LEGO Racers Review
By Chris Commodore |
I have to tell you, after playing the early beta of Lego Racers, I was really chomping at the bit to get my hands on the final copy of this game. After playing the final for about a week now, I have to say, that while there's no doubt that the game is a worthwhile diversion, it falls a bit short of what I had hoped it might be. Graphic card incompatibility problems and an utter lack of any network options keep what might have been the PC's ultimate answer to console titles like Mario Kart from living up to the lofty standards already set by Acclaim's Revolt.
For those of you not familiar with the game, Lego Racers is a quick and dirty racing game that takes place inside the diverse worlds of Lego's building block playsets. Once you've gotten the game up and running, you get to build your own racer and car out of virtual versions of the same Lego blocks that you can find on any toy store shelf. This isn't just for show, how you build your car actually determines how well it will perform on the track. Once you've finished putting together your racer, you can test your car's functionality on the practice track, race against the clock in a Time Race, take on a friend in a Versus Race (don't get too excited, this is a split screen affair), try out the available tracks in a Single Race, or jump i9nto the real meat of the game in a Circuit Race. There's actually a storyline behind the Circuit tracks, but it doesn't really enter into the game that often, so we're going to skip it here.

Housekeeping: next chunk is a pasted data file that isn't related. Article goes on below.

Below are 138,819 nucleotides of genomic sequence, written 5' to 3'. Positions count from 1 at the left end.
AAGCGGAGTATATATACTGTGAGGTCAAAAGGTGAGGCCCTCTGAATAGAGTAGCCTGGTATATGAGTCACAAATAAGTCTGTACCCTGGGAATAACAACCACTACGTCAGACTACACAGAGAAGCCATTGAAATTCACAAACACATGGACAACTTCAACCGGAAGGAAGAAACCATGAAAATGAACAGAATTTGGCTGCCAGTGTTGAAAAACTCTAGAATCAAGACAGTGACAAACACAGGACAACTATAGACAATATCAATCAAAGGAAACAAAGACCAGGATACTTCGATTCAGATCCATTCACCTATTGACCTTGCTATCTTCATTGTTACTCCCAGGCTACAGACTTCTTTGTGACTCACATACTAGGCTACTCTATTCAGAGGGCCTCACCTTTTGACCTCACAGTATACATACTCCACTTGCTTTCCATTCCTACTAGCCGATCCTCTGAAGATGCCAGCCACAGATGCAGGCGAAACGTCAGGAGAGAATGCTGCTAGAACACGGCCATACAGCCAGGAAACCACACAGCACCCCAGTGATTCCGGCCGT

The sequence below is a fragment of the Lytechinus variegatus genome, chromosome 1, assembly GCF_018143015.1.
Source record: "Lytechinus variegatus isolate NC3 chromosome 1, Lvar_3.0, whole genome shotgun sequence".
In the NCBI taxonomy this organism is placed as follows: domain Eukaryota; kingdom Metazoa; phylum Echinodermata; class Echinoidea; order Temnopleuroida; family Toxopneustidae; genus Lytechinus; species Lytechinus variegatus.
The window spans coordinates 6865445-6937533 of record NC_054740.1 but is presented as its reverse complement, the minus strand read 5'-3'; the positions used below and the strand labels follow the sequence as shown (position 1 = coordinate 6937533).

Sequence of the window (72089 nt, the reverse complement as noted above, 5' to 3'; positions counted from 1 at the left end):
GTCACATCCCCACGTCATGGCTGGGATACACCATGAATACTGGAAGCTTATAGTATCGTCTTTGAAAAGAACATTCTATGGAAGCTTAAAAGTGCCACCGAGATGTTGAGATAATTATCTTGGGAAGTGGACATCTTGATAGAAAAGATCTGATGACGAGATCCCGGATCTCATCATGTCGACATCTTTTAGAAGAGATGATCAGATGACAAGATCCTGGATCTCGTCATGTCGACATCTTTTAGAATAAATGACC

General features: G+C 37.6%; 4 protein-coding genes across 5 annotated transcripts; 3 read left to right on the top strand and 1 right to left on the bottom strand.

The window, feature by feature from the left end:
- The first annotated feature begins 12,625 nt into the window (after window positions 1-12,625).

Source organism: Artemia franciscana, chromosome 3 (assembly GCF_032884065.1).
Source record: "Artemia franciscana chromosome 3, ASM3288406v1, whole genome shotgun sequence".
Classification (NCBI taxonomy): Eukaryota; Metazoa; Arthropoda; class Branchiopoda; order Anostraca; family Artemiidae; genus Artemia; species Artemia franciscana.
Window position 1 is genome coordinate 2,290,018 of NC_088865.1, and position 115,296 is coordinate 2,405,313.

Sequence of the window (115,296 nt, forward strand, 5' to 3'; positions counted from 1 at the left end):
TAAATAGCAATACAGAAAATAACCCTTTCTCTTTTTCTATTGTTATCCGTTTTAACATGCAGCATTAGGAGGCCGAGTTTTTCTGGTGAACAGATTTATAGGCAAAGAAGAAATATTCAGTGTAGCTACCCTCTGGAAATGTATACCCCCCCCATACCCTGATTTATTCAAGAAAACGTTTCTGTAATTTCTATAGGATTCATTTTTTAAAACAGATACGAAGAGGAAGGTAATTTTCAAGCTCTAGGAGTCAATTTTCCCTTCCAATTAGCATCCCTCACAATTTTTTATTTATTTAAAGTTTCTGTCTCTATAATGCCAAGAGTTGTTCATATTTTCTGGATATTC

When you first start playing the game, you will only have access to one Circuit Race, hosted by Captain Redbeard, one of the Lego Pirates characters. In order to unlock the next circuit, you'll have to defeat Redbeard by getting a higher point total over four races. Each 1st place you get earns you 30 points, each 2nd, 20, a third place is worth ten, a fourth worth three and fifth and sixth are worth two and one respectively. Once you win, not only will you open up another circuit hosted by another Lego set (the next one is the island set), but you'll also get access to the special blocks of the racer you defeat. After winning the first track, for example, you can go back and use Lego Pirate blocks when constructing your car. This layout is pretty addictive as it keeps you trying again and again to get access to those blocks that you don't have yet.